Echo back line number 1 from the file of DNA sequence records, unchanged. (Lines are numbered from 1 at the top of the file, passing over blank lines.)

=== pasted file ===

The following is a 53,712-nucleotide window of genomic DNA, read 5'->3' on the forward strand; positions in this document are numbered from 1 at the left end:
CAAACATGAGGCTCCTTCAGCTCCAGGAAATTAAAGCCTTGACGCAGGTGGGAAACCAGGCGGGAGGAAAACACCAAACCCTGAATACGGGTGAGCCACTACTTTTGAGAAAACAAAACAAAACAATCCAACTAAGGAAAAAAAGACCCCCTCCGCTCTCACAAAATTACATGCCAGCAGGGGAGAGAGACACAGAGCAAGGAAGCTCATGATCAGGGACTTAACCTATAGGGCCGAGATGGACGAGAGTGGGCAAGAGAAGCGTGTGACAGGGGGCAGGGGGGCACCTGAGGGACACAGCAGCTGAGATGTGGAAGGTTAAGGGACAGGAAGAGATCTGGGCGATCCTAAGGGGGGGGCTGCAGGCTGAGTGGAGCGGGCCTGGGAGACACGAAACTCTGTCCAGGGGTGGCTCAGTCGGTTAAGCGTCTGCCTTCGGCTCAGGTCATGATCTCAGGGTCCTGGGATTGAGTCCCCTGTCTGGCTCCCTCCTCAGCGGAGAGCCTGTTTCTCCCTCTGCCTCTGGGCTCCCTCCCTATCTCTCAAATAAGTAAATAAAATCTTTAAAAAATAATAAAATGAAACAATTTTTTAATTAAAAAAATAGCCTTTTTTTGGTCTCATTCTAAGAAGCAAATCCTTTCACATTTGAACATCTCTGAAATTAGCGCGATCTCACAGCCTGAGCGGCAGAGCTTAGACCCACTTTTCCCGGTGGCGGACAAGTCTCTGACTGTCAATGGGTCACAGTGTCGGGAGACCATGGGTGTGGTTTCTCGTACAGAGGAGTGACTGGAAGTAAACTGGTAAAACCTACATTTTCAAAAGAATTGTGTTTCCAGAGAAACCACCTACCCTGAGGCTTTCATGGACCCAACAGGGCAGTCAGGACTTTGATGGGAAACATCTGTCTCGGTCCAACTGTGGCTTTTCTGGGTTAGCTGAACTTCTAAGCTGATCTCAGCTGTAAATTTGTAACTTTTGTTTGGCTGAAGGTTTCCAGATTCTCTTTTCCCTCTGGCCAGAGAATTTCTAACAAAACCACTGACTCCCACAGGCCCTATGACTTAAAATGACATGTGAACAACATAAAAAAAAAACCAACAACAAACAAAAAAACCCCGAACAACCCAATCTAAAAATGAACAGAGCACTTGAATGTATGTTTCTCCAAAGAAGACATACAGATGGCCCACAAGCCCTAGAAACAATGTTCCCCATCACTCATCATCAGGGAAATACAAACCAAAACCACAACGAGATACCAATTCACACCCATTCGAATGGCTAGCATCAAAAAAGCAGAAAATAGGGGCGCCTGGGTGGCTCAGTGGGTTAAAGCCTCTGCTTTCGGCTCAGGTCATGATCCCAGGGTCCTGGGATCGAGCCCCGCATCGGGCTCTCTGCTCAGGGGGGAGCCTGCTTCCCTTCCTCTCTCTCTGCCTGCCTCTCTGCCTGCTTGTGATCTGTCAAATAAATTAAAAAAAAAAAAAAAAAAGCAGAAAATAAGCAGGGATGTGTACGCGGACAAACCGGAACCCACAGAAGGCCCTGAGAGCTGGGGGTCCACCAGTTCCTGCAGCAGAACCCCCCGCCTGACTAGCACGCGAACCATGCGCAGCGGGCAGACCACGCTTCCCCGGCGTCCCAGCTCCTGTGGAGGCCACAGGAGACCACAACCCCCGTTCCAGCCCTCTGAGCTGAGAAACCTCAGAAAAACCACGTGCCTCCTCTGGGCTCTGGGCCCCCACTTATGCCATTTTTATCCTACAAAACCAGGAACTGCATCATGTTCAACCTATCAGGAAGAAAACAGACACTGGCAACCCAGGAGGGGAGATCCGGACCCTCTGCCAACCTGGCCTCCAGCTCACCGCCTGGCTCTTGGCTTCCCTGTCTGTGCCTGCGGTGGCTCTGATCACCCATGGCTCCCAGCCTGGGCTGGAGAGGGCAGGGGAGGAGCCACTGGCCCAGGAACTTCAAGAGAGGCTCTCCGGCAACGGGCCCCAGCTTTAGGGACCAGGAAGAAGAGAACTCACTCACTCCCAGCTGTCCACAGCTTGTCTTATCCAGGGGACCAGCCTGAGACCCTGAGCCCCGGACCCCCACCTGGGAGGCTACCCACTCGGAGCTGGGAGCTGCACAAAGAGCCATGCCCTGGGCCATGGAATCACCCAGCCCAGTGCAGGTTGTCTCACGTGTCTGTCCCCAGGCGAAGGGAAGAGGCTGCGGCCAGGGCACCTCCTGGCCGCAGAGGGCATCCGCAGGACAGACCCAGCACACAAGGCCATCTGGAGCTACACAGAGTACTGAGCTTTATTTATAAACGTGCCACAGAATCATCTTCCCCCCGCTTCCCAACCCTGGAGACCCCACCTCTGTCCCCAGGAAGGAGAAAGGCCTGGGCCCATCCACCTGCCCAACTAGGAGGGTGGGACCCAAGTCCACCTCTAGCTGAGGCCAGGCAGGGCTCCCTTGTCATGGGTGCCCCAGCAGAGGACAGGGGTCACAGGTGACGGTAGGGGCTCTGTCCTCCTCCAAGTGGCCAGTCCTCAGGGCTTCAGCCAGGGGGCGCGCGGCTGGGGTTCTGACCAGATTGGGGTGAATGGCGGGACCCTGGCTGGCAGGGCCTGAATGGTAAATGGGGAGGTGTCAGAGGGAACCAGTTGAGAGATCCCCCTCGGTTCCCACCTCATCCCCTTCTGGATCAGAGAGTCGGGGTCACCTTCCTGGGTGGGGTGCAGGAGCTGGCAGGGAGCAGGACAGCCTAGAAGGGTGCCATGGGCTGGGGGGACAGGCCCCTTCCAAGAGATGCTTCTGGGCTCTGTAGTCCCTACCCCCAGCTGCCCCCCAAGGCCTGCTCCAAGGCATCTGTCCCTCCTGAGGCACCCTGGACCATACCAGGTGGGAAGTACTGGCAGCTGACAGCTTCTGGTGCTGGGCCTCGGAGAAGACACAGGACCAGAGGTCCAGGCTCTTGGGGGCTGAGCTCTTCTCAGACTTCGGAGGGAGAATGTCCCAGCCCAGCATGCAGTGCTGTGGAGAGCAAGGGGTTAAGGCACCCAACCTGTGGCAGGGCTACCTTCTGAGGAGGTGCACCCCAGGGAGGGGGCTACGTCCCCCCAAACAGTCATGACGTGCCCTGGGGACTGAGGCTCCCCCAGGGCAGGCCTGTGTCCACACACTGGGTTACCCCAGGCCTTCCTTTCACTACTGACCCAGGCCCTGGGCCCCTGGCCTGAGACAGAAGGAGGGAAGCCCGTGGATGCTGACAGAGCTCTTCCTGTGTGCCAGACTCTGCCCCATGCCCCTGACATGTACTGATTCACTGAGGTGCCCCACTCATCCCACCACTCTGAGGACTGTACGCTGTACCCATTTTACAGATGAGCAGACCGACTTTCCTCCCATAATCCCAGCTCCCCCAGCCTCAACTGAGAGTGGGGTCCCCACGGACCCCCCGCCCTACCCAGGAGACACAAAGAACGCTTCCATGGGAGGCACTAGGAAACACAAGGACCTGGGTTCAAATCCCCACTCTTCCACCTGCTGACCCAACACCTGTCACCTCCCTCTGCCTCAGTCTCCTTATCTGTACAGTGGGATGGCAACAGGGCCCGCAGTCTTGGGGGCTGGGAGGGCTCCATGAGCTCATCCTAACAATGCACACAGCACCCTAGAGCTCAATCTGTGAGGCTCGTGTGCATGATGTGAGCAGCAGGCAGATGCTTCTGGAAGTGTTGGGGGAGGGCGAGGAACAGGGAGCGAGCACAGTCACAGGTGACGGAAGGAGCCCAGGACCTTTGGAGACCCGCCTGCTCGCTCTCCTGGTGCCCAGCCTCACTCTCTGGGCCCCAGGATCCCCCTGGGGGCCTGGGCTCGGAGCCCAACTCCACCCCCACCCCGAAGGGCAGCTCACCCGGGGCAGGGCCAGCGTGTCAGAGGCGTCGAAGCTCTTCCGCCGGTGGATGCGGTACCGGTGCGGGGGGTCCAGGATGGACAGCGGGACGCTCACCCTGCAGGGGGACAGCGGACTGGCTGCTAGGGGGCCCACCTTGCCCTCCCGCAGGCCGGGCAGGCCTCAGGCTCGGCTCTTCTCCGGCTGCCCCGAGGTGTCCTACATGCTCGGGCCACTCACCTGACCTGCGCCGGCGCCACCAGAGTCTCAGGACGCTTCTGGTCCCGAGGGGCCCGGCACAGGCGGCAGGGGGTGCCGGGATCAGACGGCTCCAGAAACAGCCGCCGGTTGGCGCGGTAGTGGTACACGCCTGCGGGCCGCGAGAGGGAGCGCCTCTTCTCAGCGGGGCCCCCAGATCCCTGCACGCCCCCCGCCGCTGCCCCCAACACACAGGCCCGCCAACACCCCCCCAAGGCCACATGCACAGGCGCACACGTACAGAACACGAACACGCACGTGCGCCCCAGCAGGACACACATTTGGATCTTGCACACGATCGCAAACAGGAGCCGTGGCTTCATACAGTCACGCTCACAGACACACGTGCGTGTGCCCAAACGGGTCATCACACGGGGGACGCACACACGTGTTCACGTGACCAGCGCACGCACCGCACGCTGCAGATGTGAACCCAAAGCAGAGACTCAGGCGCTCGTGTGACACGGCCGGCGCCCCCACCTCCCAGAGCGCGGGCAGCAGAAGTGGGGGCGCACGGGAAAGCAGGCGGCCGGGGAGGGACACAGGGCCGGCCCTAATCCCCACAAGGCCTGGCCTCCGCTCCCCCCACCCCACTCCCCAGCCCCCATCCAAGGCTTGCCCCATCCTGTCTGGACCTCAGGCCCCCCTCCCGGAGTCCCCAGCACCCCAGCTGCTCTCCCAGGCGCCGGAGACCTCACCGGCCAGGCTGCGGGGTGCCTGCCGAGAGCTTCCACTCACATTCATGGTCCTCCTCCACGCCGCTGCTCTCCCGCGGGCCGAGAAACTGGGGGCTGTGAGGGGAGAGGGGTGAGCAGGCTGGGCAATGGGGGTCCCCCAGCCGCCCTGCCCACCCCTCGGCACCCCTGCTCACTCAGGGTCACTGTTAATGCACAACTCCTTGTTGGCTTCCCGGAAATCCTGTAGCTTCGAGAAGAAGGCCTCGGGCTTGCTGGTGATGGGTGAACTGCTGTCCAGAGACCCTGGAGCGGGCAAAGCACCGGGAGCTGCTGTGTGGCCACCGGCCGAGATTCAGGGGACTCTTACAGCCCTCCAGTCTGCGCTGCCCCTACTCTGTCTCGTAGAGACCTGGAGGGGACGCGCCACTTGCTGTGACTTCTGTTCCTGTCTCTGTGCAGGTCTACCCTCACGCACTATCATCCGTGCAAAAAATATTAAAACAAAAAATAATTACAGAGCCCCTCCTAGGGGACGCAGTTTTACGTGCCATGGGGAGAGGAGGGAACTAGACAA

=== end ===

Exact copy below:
The following is a 53,712-nucleotide window of genomic DNA, read 5'->3' on the forward strand; positions in this document are numbered from 1 at the left end: